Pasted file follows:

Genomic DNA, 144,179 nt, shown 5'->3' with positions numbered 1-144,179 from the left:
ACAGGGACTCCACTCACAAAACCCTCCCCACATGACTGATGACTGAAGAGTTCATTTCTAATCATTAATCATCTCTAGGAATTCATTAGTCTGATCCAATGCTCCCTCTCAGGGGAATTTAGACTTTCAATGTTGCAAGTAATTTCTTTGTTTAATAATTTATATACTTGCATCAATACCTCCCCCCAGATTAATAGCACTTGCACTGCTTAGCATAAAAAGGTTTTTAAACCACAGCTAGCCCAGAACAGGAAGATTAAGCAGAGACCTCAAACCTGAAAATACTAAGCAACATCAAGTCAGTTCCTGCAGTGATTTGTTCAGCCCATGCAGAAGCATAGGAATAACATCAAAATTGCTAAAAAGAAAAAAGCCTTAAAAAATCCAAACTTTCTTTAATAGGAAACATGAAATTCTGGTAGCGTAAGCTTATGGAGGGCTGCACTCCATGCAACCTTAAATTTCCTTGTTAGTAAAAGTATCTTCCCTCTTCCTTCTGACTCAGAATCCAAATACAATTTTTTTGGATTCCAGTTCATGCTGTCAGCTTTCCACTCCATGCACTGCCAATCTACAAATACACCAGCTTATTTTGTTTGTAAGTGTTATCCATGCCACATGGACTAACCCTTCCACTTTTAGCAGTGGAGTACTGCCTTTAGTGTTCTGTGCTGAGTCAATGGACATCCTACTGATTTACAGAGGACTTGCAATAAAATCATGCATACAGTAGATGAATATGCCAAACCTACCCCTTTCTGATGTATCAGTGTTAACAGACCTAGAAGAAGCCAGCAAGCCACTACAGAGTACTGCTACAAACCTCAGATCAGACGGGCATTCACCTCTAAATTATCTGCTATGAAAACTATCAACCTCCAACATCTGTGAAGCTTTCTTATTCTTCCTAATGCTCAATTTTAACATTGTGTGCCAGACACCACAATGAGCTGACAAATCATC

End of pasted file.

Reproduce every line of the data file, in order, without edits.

Genomic DNA, 144,179 nt, shown 5'->3' with positions numbered 1-144,179 from the left:
ACAGGGACTCCACTCACAAAACCCTCCCCACATGACTGATGACTGAAGAGTTCATTTCTAATCATTAATCATCTCTAGGAATTCATTAGTCTGATCCAATGCTCCCTCTCAGGGGAATTTAGACTTTCAATGTTGCAAGTAATTTCTTTGTTTAATAATTTATATACTTGCATCAATACCTCCCCCCAGATTAATAGCACTTGCACTGCTTAGCATAAAAAGGTTTTTAAACCACAGCTAGCCCAGAACAGGAAGATTAAGCAGAGACCTCAAACCTGAAAATACTAAGCAACATCAAGTCAGTTCCTGCAGTGATTTGTTCAGCCCATGCAGAAGCATAGGAATAACATCAAAATTGCTAAAAAGAAAAAAGCCTTAAAAAATCCAAACTTTCTTTAATAGGAAACATGAAATTCTGGTAGCGTAAGCTTATGGAGGGCTGCACTCCATGCAACCTTAAATTTCCTTGTTAGTAAAAGTATCTTCCCTCTTCCTTCTGACTCAGAATCCAAATACAATTTTTTTGGATTCCAGTTCATGCTGTCAGCTTTCCACTCCATGCACTGCCAATCTACAAATACACCAGCTTATTTTGTTTGTAAGTGTTATCCATGCCACATGGACTAACCCTTCCACTTTTAGCAGTGGAGTACTGCCTTTAGTGTTCTGTGCTGAGTCAATGGACATCCTACTGATTTACAGAGGACTTGCAATAAAATCATGCATACAGTAGATGAATATGCCAAACCTACCCCTTTCTGATGTATCAGTGTTAACAGACCTAGAAGAAGCCAGCAAGCCACTACAGAGTACTGCTACAAACCTCAGATCAGACGGGCATTCACCTCTAAATTATCTGCTATGAAAACTATCAACCTCCAACATCTGTGAAGCTTTCTTATTCTTCCTAATGCTCAATTTTAACATTGTGTGCCAGACACCACAATGAGCTGACAAATCATC